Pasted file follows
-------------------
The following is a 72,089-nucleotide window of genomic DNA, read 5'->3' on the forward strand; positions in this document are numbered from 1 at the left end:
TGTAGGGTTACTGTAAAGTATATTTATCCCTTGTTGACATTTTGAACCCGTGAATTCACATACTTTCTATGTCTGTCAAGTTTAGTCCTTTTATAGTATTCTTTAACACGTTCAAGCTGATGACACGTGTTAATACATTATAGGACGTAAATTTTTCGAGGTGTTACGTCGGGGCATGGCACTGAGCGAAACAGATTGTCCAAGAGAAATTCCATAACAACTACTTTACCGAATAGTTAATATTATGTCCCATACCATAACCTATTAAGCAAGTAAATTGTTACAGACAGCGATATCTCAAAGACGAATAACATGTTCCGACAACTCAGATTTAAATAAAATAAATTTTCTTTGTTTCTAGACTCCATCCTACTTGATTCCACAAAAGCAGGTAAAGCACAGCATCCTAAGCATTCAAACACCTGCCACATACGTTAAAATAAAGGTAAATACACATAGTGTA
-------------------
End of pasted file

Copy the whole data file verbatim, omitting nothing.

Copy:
The following is a 72,089-nucleotide window of genomic DNA, read 5'->3' on the forward strand; positions in this document are numbered from 1 at the left end:
TGTAGGGTTACTGTAAAGTATATTTATCCCTTGTTGACATTTTGAACCCGTGAATTCACATACTTTCTATGTCTGTCAAGTTTAGTCCTTTTATAGTATTCTTTAACACGTTCAAGCTGATGACACGTGTTAATACATTATAGGACGTAAATTTTTCGAGGTGTTACGTCGGGGCATGGCACTGAGCGAAACAGATTGTCCAAGAGAAATTCCATAACAACTACTTTACCGAATAGTTAATATTATGTCCCATACCATAACCTATTAAGCAAGTAAATTGTTACAGACAGCGATATCTCAAAGACGAATAACATGTTCCGACAACTCAGATTTAAATAAAATAAATTTTCTTTGTTTCTAGACTCCATCCTACTTGATTCCACAAAAGCAGGTAAAGCACAGCATCCTAAGCATTCAAACACCTGCCACATACGTTAAAATAAAGGTAAATACACATAGTGTA